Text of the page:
University of Durham cosmologists have come up with a novel
technique, based on how brain neurons behave, which can dramatically
speed up computer simulations of the universe.
Lead researcher and postgraduate student Cesario Almeida has
developed an Artificial Neural Network (ANN) to accelerate the
process of creating mock catalogues of galaxies.
ANN simulates the way brain neurons connect and compute information.
The scientists hope it can be used to solve a range of astronomy,
mathematics and engineering problems.
During the study, Almeida and colleagues used the ANN to create
their mock galactic catalogue in several wavelengths of light.
By comparing mock galactic catalogues with actual observations, such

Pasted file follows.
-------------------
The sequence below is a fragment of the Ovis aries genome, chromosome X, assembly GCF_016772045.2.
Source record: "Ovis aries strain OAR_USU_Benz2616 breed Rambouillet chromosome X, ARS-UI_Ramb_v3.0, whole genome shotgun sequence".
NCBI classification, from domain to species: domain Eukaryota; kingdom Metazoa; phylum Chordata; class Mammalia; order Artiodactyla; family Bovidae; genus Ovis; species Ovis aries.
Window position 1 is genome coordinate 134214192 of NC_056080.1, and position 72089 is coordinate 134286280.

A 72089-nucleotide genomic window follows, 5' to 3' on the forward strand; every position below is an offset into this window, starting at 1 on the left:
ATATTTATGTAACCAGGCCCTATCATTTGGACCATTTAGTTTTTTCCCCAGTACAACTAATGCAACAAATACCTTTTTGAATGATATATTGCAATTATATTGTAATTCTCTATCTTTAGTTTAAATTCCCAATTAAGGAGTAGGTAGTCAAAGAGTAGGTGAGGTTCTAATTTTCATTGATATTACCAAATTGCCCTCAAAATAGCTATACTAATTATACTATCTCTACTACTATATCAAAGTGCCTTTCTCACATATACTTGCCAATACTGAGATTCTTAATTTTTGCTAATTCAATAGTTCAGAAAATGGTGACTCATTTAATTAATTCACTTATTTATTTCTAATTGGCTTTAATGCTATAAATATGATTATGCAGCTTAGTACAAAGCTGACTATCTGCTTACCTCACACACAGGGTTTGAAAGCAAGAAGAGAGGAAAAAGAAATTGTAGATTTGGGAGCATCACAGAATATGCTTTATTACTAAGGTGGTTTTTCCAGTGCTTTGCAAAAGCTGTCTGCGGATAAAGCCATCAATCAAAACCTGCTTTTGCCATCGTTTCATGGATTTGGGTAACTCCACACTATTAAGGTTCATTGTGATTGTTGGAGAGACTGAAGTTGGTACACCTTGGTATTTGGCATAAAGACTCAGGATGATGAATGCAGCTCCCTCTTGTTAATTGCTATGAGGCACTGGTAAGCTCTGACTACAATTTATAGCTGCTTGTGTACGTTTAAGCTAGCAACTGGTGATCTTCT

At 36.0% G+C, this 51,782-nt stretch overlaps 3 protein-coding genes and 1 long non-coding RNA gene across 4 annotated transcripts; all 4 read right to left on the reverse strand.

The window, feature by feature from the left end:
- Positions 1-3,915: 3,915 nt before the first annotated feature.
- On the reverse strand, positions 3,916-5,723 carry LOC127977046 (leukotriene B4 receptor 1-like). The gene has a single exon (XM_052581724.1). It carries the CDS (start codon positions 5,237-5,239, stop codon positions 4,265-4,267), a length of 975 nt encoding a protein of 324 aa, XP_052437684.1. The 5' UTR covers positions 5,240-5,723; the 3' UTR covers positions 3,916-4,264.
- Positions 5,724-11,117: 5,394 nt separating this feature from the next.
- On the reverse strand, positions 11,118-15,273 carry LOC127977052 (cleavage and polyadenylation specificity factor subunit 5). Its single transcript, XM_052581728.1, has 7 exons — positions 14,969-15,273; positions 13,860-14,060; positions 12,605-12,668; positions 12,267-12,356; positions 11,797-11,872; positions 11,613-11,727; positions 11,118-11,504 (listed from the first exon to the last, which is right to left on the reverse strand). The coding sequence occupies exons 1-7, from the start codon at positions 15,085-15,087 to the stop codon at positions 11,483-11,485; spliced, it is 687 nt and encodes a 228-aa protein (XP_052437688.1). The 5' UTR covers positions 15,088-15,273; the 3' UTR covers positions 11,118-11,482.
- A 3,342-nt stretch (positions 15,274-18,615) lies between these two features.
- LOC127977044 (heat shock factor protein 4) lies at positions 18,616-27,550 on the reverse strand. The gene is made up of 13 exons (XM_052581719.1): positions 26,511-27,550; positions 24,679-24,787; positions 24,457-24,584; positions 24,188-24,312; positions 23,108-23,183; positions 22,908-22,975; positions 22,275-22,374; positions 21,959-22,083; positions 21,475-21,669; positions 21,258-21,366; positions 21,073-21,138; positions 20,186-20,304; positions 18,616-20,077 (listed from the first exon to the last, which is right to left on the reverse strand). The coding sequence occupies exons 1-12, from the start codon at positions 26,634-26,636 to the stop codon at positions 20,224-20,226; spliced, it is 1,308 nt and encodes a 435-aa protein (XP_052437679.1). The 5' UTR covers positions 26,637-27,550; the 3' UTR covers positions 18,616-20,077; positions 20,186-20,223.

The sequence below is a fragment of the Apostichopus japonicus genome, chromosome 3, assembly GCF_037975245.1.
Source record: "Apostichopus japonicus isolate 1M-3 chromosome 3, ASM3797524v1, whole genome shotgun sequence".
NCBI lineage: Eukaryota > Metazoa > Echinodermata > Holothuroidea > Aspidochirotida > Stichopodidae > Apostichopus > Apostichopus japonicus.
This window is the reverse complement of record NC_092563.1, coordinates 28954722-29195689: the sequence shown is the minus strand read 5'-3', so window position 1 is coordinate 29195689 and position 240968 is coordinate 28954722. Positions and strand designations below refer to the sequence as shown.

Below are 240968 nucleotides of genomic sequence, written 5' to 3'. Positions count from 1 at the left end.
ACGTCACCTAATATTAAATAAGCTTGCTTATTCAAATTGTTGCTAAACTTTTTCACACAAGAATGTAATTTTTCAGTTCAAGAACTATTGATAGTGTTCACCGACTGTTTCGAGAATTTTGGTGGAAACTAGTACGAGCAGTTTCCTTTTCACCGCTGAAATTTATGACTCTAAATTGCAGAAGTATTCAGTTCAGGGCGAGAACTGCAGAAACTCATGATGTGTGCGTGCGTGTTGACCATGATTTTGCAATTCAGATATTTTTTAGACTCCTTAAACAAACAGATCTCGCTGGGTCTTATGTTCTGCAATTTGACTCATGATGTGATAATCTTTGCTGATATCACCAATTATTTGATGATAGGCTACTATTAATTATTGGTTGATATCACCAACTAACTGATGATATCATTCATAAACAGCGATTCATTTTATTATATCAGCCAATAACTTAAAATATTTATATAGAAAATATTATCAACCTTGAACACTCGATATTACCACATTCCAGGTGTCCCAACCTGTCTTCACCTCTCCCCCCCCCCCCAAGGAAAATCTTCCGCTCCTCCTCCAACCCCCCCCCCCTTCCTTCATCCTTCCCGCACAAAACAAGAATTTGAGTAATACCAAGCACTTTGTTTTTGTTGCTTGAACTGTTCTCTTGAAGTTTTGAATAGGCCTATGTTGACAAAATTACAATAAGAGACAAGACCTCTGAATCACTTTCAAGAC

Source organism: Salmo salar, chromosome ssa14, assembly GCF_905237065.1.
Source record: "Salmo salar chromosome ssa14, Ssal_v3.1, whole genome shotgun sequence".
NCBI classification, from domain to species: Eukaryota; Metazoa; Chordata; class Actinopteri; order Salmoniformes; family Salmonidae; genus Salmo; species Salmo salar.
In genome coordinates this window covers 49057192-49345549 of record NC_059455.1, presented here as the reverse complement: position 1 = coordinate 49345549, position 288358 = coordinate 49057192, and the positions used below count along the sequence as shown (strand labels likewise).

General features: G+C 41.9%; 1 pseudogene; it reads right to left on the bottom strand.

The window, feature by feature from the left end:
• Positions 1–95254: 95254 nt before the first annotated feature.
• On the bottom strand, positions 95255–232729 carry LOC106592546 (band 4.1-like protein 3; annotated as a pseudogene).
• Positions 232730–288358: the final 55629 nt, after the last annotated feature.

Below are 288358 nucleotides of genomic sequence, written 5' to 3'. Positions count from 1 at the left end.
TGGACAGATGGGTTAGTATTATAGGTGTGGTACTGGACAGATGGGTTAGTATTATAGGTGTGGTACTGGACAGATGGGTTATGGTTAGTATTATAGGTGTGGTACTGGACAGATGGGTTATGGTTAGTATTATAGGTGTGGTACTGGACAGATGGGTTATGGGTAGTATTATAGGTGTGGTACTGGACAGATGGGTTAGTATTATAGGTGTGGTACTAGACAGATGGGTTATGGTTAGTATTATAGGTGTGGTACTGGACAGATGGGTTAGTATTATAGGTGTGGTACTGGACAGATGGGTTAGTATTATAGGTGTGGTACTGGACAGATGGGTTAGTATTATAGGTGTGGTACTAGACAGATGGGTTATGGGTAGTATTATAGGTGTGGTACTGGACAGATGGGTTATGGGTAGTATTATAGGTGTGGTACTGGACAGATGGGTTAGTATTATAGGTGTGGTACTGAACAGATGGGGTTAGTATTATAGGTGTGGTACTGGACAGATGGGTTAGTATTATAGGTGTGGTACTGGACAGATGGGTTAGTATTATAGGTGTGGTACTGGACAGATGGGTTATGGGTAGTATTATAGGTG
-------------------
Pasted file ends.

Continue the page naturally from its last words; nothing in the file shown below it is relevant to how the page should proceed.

as the ATLAS sky survey currently being conducted by the Herschel
space observatory, cosmoslogists can assess how well their models
The study showed that ANN-derived universe matched previous,
well-known models with an accuracy of between 80pct and 90pct.
Moreover, it was best at simulating galaxies in the near-infrared
part of the spectrum.
"At all the wavelengths considered we find that the luminosity
functions predicted by the ANN are in excellent agreement," ABC
Online quoted the researchers as saying.
Associate Professor Andrew Hopkins of the Anglo-Australian
Observatory in Sydney, says the technique could speed up research in
the field of cosmology.
"It's certainly exciting that it can speed up this process. It opens
up a new approach to try and attack these problems because it can
work very quickly on a large number of simulated galaxies," he said.
"It's an important cog in a very large wheel and sidesteps a lot of
messy detail," he added.